A group from Covington First United Methodist Church recently traveled to Eastern Kentucky coal country to assist Red Bird Mission, an organization in Beverly, Ky., that provides several ministries to the surrounding Appalachian region.
The Covington group included 29 people, ages ranging from early teens to late 70s, and there was plenty of work to be done by all.
The area has many critical needs and is challenged by chronic poverty and poor housing. It depends heavily on the coal-mining industry. Because many mines have shut down and others operate only seasonally, there is a severe shortage of available jobs.
Red Bird Mission began providing help to the area in 1921. Its ministries include health and wellness services (through a community clinic); educational opportunities through the Red Bird Mission School; community outreach programs; economic opportunities such as a local craft store; and community housing improvement.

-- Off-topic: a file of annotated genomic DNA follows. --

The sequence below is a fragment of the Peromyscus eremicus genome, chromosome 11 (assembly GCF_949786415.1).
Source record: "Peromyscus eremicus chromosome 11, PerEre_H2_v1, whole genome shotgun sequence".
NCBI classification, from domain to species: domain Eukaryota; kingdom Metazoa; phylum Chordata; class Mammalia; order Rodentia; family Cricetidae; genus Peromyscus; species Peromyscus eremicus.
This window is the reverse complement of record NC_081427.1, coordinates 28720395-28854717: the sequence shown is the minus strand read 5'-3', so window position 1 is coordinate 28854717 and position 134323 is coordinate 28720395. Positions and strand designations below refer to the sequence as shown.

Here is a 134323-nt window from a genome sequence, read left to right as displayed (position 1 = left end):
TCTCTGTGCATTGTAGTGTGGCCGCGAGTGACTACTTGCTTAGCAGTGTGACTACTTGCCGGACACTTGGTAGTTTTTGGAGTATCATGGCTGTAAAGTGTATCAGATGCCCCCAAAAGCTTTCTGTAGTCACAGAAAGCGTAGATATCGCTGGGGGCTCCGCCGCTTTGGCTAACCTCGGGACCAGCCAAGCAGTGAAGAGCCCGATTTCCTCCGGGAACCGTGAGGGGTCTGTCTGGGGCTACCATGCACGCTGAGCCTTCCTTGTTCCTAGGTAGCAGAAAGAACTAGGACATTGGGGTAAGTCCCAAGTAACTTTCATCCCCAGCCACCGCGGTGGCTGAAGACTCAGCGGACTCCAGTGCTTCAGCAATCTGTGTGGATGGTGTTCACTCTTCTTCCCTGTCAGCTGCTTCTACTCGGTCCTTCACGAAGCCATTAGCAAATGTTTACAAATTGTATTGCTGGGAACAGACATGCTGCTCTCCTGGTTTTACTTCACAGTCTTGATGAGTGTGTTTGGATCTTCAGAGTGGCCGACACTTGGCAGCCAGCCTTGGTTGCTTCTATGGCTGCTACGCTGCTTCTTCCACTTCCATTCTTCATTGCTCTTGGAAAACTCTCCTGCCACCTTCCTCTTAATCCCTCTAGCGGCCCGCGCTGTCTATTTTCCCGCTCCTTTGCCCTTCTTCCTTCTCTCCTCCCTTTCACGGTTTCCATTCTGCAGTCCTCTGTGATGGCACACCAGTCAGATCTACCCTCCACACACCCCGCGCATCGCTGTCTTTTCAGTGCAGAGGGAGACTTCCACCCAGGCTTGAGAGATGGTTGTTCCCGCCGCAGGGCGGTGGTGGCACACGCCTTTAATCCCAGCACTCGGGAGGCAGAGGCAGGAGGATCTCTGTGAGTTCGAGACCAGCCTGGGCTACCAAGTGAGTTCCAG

Housing support includes Work Camp, a program that brings in groups from all over the country who fund and carry out housing projects throughout the area.
The group from Covington First UMC took part in Work Camp, completing several projects for local residents in need.
One was for an elderly woman whose tin roof was in severe need of repair. The workers, led by a Red Bird Guide, gave her home a new shingle roof. Two other groups built new bathrooms onto houses, one of which was handicapped-accessible. For members of the group more suited to lighter work, there were small projects to tackle at the mission, such as working at the craft store or clearing land with a bobcat.
The group arrived in Kentucky on July 7 and began work the following day.
Wednesday was allotted as a free day for participants to rest and have some fun. Covington First chose to spend this day at Cumberland Gap National Park, before finishing up the week with two more days of projects.
The entire trip was successful, as the group was able to complete its assigned projects and help those in need.